The other level to examine would be more at the macro level, similar to the macroeconomic effects that feed your demand management process. These are things such as trends in key economic indicators, interest rates, government trends, even weather patterns. Key questions to ask include: What are social media outlets telling you about longer-term trends for your business and how should the company respond? How does the data and plan align with the business strategy and how should that be worked into your medium-term integrated business planning? Social media for those who adopt it, can be yet another information channel to feed S&OP.
2. We have run S&OP for more than four years, and we are responding quickly to demand. Recently, we came up with the idea to set up a "competitor S&OP" to gain additional market knowledge for the executive board, sales, and R&D. How should such a "competitor S&OP" be designed?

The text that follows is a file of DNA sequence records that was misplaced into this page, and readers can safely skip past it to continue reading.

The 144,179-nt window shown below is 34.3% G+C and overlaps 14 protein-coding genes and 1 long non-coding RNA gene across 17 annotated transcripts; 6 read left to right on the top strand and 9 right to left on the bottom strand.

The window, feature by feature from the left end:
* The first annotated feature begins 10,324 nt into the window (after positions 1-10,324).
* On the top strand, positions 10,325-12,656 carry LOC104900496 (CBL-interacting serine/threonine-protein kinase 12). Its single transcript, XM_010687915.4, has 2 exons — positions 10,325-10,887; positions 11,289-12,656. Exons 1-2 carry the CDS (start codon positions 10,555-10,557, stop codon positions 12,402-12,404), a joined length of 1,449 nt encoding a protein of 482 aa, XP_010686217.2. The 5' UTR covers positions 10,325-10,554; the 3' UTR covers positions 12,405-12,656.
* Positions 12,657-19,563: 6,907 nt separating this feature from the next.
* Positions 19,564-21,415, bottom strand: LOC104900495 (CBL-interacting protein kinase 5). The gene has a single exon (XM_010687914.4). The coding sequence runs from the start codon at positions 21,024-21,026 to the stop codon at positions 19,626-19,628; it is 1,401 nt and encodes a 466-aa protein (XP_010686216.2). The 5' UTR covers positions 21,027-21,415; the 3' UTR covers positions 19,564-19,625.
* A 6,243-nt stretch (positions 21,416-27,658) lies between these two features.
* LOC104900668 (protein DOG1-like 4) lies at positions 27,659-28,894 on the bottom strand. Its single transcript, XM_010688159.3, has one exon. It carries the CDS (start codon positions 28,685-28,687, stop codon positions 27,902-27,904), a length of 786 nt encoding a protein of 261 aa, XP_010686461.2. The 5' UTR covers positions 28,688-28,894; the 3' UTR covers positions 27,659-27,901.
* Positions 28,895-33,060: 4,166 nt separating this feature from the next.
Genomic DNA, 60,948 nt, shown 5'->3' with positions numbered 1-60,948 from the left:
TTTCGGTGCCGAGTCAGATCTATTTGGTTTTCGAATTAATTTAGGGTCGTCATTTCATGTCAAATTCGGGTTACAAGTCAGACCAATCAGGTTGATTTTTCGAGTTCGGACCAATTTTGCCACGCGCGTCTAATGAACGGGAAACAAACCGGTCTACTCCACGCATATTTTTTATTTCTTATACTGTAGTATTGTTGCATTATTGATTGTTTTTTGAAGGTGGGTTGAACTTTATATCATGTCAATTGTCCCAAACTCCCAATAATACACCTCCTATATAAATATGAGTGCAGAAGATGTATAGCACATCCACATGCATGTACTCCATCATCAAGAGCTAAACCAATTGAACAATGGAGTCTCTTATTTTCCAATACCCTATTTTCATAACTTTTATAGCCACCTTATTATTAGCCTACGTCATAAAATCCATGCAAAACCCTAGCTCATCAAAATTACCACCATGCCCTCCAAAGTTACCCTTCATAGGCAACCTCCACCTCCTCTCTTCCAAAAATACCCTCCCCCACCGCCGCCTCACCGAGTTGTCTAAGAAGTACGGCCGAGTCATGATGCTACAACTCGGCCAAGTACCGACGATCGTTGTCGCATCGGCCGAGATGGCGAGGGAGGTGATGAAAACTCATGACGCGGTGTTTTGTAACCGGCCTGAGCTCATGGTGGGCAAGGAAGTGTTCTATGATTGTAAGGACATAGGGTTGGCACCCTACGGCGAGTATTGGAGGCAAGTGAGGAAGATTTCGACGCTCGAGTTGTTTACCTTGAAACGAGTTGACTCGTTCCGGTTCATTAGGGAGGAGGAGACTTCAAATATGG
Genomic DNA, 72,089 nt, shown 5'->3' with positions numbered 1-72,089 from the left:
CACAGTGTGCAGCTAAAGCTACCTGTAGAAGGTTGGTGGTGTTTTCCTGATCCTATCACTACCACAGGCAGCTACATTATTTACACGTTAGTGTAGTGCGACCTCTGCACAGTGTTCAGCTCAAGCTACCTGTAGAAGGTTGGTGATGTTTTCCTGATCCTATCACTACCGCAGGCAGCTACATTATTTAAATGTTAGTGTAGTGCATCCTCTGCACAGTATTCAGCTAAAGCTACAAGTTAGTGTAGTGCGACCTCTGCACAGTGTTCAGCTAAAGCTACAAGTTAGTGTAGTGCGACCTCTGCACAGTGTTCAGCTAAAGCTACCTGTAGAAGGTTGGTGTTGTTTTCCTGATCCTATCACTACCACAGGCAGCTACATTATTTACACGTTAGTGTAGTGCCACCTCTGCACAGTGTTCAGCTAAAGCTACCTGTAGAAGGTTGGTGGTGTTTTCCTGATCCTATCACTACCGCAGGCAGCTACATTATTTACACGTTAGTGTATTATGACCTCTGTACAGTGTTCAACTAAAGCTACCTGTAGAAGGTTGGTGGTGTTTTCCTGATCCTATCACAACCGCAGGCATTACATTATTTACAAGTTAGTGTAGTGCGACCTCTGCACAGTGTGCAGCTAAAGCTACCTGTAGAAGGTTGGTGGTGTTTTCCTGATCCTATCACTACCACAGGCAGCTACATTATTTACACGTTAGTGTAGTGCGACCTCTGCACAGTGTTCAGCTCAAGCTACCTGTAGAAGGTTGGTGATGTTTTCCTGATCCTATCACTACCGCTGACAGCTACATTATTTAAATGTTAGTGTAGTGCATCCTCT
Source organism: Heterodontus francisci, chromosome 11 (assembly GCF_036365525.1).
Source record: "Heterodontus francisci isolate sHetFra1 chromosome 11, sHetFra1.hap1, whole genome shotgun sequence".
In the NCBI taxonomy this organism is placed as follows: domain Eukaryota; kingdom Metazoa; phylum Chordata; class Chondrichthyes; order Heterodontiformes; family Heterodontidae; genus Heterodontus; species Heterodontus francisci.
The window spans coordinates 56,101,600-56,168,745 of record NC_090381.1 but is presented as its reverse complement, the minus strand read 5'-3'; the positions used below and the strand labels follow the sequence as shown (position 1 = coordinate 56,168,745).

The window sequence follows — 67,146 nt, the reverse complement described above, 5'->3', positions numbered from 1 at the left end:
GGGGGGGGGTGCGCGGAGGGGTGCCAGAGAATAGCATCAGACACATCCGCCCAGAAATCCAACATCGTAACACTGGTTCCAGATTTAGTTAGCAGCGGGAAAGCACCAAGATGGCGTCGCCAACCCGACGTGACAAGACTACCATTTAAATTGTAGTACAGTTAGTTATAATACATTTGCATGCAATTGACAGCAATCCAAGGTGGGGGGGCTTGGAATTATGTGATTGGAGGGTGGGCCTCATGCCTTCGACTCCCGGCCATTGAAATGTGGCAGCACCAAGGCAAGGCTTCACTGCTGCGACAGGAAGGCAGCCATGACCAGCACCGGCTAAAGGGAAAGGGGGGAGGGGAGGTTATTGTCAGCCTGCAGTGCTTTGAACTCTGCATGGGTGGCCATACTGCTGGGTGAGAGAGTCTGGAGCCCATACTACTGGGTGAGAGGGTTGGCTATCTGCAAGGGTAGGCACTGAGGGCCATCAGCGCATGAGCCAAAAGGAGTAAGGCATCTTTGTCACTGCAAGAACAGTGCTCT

Wow, this is a creative one! I hope I’m interpreting your question correctly, but if you’re able to create a “competitor S&OP” process to predict your competitor’s supply, demand, and overall business position, you are much farther along than most organizations. As we know, most use the process to ensure their own houses are in order and have their hands full with this. Having said that, to set it up, it seems that it would require a single analyst or small group on your end with knowledge broad enough to pull it off. Too many involved in the process will be challenging to sustain. It seems you’d also have to know a great deal about the competitor.